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104 PDN | October 2012 |
unproductive. Instead, he decided to cast dogs with
expressive faces, and to pick cars to match.
Usborne lights his photographs using simple, handheld LED lights. The lights are not powerful, but using a
Canon 5D Mark II allowed Usborne to shoot high ISOs.
Each photo, he says, takes a few hours to complete.
He discovered that people are more willing to lend
their dogs for a photo shoot than their cars. He would
leave his card on the windshields of cars he liked,
and also contacted an auto club which let him borrow
Some of the images have been published in The
Independent, and on the BBC and TIME magazine
Web sites. Last year, Usborne decided to publish the
work as a book. He chose 20 images and made a book
dummy using Blurb, the self-publishing platform, and
brought the layout to the Rencontres d’Arles festival.
The meetings he had set up yielded little, but one day
while standing in a queue (“I had decided to hold the
dummy under my arm,” he says) he “bumped into
someone who knew someone.” That led to a meeting
with Barbara Karpf of Kehrer Verlag, who offered him
a contract a short time later
To cover the book’s production costs, Usborne
launched a Kickstarter project this spring. After he
posted a video and text explaining the genesis of
the project and the need to raise funds for printing,
Usborne’s assistant worked almost full-time managing
the campaign and sending information to “influenc-
ers,” including publications and blogs. “A lot of support
came through Facebook and viral networks,” Usborne
says. “It was heartwarming to see how much support
it got. I got personal notes” from people sharing their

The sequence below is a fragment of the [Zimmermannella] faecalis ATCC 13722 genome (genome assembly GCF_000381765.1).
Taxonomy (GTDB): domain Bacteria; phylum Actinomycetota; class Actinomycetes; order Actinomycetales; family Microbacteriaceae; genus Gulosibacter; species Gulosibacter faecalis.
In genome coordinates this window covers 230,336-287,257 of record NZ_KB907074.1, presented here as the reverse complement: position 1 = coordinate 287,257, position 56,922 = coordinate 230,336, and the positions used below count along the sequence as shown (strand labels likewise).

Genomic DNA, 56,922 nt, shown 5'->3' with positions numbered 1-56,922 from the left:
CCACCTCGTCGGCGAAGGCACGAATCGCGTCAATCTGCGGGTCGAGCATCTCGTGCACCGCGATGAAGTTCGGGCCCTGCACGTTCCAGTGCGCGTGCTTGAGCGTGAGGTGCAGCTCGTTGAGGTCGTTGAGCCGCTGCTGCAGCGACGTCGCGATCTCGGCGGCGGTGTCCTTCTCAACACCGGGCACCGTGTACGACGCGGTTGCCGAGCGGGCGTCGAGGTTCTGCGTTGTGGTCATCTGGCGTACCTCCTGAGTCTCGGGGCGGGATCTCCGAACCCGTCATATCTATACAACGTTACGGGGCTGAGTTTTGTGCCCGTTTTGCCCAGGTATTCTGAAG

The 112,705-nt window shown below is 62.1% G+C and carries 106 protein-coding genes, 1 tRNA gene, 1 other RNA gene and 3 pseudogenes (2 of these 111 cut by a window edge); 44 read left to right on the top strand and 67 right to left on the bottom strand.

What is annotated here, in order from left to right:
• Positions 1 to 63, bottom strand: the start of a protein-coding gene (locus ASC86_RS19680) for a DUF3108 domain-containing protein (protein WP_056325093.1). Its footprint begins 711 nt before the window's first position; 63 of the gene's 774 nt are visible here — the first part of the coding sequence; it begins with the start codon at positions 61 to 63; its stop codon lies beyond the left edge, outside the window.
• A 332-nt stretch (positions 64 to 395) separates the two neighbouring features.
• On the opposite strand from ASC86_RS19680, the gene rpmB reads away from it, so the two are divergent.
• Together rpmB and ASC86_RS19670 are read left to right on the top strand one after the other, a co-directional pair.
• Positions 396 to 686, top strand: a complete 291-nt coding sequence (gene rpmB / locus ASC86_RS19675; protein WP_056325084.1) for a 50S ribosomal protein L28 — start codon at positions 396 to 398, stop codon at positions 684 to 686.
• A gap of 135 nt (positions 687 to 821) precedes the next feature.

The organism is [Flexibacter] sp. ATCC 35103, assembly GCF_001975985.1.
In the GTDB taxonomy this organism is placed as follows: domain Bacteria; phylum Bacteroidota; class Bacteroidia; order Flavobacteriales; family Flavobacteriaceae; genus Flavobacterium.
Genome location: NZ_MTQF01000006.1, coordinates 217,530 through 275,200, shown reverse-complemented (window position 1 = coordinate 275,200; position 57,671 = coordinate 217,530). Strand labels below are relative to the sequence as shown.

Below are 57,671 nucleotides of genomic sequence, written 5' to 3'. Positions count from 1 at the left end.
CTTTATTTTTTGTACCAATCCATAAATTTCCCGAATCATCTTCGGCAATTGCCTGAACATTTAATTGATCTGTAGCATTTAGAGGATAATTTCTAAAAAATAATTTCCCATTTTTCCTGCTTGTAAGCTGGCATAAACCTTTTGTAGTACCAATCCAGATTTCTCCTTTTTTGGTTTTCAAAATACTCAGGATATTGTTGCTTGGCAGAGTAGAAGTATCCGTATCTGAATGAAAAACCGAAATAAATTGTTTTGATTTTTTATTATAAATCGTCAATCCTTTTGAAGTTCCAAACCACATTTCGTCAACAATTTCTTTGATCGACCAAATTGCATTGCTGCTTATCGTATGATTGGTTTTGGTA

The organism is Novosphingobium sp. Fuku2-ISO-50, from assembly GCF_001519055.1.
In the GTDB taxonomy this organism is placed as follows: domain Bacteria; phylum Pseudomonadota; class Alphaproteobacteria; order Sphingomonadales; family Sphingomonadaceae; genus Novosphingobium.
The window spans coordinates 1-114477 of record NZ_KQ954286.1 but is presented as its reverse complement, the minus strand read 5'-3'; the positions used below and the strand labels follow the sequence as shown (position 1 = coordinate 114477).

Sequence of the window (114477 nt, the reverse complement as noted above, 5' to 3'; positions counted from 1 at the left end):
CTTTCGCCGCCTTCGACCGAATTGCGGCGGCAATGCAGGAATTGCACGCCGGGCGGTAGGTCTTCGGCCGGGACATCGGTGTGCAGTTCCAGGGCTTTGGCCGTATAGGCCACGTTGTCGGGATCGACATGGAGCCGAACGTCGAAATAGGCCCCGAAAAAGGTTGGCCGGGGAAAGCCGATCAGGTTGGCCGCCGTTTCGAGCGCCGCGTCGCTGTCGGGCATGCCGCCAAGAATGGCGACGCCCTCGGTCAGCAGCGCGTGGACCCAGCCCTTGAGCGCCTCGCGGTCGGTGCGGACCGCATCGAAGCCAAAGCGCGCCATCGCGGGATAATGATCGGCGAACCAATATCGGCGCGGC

reactions to the project and his subjects. He also saw
an increased interest in his print sales. He had set a
goal of raising $15,000; he exceeded that by over 100
percent. The extra money will allow him to add to the
book’s production value, with an embossed cover and
higher quality paper.
As Usborne talks about how his dog portraits have
allowed him to explore difficult emotions, it’s easy to
imagine the work has been a kind of therapy as well as a
creative exploration. “The thing about depression is that
it represents emotions we want to lock away, but delving into that dark space can be quite creative,” he says.
Usborne is currently at work on more books. He has
one in the works about a long-time resident of Hoxton,
the East London neighborhood. He has just launched
Hoxton Mini Press, his own publishing imprint, with
plans to release a limited-edition book every one to
two years. Currently he’s in the midst of a yearlong
project to help animals and work with animal support
charities. He’s begun a blog about the project, which
he hopes will someday be the basis for a book.
All these additional projects should help him keep
from being pigeonholed as “the dog photographer.”
He says of his dog portraits, “There is a bit of thinking
that you can’t be serious if you work with animals, but
I don’t care that much because I realized if you want to
do something good, you have to do it from the heart.
If you genuinely do it from a good place, people get it.
I think people get that it’s not just a book about dogs.”